Snopes on Ken Olsen

From: Teo Zenios <>
Date: Tue Sep 21 15:47:14 2004

----- Original Message -----
From: "Paul Koning" <>
To: <>; <>
Sent: Tuesday, September 21, 2004 4:02 PM
Subject: RE: Snopes on Ken Olsen

> >>>>> "David" == David V Corbin <> writes:
> David> But you should read the ENTIRE item, and understand the
> David> context!
> I just did. It looks like an amazing case of trying to spin the story
> and make it look like Ken didn't miss the PC opportunity entirely. It
> won't wash. He did miss it, and his attempts to spin it into
> something else after the fact are disappointing.
> Besides, never mind what he thought he meant when he talked about it a
> decade or two later. What matters is what DEC people (and others)
> thought he meant in the early days of the PC. For that audience, the
> obvious meaning of the single sentence is what was heard and what set
> the direction, and the rest is history.
> paul

If you look back in the 70's exactly what would the average person need an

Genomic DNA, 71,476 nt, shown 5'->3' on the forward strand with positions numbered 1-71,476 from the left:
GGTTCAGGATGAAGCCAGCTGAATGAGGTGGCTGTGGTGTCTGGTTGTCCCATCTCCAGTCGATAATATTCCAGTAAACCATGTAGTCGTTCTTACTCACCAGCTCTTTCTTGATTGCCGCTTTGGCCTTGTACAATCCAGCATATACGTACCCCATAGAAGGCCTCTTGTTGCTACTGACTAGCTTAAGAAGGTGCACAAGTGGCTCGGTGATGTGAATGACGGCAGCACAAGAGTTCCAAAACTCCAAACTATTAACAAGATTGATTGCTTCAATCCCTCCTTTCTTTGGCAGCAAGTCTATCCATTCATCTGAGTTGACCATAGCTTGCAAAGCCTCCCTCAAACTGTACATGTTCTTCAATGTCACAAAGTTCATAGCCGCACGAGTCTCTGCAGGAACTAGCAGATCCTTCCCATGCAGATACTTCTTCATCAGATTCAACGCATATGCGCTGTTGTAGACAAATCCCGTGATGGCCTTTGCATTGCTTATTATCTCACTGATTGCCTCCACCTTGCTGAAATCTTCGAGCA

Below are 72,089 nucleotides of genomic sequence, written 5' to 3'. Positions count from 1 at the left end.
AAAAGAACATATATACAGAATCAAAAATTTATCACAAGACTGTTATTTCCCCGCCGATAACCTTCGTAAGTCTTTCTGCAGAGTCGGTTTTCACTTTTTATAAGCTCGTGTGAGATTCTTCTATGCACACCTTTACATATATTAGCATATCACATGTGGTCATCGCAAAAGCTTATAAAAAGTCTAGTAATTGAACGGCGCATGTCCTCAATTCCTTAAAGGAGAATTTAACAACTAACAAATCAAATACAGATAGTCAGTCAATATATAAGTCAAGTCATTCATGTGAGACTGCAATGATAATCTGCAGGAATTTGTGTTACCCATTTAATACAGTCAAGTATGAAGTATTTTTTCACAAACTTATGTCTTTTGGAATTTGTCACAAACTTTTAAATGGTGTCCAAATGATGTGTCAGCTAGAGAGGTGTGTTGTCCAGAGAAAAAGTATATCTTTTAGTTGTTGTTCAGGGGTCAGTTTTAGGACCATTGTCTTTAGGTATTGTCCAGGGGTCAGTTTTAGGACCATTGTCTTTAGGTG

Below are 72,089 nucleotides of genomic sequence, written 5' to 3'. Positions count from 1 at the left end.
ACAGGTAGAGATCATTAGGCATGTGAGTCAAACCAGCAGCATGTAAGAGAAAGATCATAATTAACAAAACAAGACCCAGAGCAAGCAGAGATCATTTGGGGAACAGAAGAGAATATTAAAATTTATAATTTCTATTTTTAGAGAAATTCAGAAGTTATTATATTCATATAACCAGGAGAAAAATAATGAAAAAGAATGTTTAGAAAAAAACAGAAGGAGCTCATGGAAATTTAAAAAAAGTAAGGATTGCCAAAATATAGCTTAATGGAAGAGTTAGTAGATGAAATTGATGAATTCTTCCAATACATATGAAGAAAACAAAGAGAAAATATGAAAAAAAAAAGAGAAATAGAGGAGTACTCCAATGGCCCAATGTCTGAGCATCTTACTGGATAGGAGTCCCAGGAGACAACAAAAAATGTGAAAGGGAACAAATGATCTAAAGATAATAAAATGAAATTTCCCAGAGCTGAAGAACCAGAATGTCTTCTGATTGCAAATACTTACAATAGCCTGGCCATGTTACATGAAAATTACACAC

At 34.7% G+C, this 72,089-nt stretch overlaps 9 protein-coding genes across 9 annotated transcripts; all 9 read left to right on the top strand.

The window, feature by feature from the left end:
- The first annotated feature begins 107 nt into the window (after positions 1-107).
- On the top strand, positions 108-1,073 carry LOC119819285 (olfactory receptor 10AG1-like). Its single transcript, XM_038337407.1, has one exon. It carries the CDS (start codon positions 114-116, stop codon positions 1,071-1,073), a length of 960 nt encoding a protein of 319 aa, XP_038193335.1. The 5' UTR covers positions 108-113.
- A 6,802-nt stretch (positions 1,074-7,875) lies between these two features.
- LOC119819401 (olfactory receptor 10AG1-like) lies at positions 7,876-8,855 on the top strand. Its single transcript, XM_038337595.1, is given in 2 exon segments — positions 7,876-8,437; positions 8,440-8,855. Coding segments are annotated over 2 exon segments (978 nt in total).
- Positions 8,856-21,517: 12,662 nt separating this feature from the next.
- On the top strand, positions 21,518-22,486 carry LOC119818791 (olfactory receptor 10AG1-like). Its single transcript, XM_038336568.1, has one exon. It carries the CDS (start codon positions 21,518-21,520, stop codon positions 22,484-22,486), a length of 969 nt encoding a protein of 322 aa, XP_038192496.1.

expensive Apple II or equivalent machine at home for? The only reason the
Apple II took of was because of VisiCalc (spreadsheet) and what that
software offered to businesses. If you look at what most computer users do
with their machines today (email, www, online shopping, eBay, news, games,
quicken, etc) none of this existed in the 70's and 80's. The prices for
machines back then also dwarfed what they cost now (rich tech toy compared
to a commodity today).

The content, pricepoint, and standardization needed for the PC to become
what it is today was not around in the 70's and most of the 80's. Having a
general use PC in the home didn't take off until the 90's for most people
(most commodore and amiga products were sold to kids for gaming and

To me some inventions were designed as solutions for problems (the light
bulb) while others are solutions in search of a problem ( early PC's). It is
obvious that the people driving the PC market today didn't have a clue what
the market today would look like 20+ years ago.
Received on Tue Sep 21 2004 - 15:47:14 BST

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